A new randomised study suggests that drug-eluting stents outperform bare-metal stents in percutaneous coronary intervention (PCI).
The study sought to determine whether tirofiban could achieve at least 50% of the anticipated effect of abciximab on the recovery of ST-segment-elevation myocardial infarction (STEMI). Results from 364 patients who were randomised to abciximab, and 368 patients to tirofiban, showed that high-dose tirofiban is just as effective as catheter lab standard abciximab and has fewer side-effects.
An earlier trial comparing the two treatments found abciximab to be superior. Lead researcher, Dr Marco Valgimigli, of Azienda Opedaliera Universitaria di Ferrara, Italy, believed, however, that tirofiban was under dosed, and set out to test whether the results would hold at proper dosing.
One hundred and eighty-four patients from each group received sirolimus-eluting stents.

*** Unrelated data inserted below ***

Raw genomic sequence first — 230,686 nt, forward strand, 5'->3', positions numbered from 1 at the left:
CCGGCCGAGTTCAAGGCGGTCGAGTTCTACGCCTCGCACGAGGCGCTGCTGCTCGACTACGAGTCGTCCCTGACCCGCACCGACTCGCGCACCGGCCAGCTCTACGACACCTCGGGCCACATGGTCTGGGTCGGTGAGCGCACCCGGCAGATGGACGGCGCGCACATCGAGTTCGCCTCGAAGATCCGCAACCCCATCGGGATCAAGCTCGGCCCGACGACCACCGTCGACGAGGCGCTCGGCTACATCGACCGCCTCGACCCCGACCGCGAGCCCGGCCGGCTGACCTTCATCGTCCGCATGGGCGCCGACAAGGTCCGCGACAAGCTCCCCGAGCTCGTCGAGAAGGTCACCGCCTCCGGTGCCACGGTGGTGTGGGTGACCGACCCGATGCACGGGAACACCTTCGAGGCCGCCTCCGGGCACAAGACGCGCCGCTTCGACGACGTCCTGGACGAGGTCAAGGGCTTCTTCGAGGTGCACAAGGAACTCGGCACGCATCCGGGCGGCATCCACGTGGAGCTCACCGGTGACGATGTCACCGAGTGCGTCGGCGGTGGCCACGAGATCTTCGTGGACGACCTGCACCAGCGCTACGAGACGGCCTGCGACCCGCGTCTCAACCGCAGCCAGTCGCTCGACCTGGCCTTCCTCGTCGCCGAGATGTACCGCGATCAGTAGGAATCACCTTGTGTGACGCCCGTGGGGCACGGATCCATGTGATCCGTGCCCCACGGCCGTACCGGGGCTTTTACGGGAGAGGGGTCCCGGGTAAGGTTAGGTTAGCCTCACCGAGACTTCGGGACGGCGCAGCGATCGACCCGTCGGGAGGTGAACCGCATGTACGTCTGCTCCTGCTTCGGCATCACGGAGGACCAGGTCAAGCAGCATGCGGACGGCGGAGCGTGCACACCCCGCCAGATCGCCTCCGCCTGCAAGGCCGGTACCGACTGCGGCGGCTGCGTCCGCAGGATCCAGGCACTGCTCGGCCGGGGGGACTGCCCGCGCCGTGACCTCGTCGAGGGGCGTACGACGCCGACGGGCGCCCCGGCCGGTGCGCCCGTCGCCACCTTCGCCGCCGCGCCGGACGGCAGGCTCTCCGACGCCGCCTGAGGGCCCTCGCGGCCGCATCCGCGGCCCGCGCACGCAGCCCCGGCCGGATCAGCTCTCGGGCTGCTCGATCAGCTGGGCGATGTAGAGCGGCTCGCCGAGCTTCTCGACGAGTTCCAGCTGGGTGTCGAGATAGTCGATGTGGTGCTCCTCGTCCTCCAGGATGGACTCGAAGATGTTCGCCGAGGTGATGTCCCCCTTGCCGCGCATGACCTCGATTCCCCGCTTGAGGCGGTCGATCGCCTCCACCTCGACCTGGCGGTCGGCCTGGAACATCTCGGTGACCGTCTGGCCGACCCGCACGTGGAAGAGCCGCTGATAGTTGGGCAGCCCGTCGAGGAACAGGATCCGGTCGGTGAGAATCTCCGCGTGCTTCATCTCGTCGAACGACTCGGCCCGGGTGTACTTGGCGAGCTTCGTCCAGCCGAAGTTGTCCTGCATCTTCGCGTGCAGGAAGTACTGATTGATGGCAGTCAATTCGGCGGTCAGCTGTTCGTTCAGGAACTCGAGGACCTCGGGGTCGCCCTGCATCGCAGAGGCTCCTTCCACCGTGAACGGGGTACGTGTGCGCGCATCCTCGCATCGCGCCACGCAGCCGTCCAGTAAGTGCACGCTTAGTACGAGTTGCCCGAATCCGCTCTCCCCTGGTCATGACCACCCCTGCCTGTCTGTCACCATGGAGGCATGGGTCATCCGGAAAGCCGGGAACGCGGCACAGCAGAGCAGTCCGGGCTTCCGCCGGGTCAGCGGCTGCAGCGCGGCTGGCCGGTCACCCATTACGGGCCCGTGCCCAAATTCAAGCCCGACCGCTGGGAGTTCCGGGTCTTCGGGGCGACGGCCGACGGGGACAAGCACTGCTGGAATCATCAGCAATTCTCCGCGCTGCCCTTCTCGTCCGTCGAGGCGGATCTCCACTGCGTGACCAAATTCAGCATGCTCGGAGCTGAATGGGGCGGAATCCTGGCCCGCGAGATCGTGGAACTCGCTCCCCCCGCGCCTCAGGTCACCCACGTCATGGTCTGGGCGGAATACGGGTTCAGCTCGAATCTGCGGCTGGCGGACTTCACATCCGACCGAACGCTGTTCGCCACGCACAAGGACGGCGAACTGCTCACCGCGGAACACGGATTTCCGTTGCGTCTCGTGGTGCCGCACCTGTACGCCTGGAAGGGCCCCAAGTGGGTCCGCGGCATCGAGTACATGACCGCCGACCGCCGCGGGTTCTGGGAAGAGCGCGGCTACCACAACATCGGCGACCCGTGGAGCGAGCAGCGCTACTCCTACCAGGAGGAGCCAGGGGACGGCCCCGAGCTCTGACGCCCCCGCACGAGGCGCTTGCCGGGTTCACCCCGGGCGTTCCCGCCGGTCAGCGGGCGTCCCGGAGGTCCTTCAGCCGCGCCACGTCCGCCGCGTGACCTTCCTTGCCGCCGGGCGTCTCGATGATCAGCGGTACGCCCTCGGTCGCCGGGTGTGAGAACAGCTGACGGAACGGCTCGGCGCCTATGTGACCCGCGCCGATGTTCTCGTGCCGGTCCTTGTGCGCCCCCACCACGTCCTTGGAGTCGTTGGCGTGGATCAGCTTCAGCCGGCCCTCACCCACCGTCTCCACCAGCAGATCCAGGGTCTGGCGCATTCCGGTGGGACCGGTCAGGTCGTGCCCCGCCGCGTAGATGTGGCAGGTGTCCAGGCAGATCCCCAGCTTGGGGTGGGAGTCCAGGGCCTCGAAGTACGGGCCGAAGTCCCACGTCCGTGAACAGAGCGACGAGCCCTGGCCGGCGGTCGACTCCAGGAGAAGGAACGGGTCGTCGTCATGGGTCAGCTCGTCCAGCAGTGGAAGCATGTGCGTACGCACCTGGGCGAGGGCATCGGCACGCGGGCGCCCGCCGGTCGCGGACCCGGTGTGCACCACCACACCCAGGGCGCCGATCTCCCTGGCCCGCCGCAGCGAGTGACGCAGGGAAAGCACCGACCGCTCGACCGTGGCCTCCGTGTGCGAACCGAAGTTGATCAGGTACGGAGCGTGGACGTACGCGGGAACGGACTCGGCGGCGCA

Researchers observed a significantly lower rate of major adverse cardiac events at eight months in patients assigned to sirolimus-eluting stent as compared with uncoated stent (7.8% against 14.5%). This finding was driven by a 69% reduction in the need for a repeat procedure to reopen the treated coronary artery (3.2% with sirolimus-eluting stents against 10.2% with bare-metal).
They found, however, no differences between the two stent groups in the overall mortality rate, the composite incidences of death or reinfarction, or the cumulative incidence of stent thrombosis.
The results were reported at the Society for Cardiovascular Angiography and Interventions’ Annual Scientific Sessions, Chicago, and published simultaneously in The Journal of the American Medical Association (JAMA).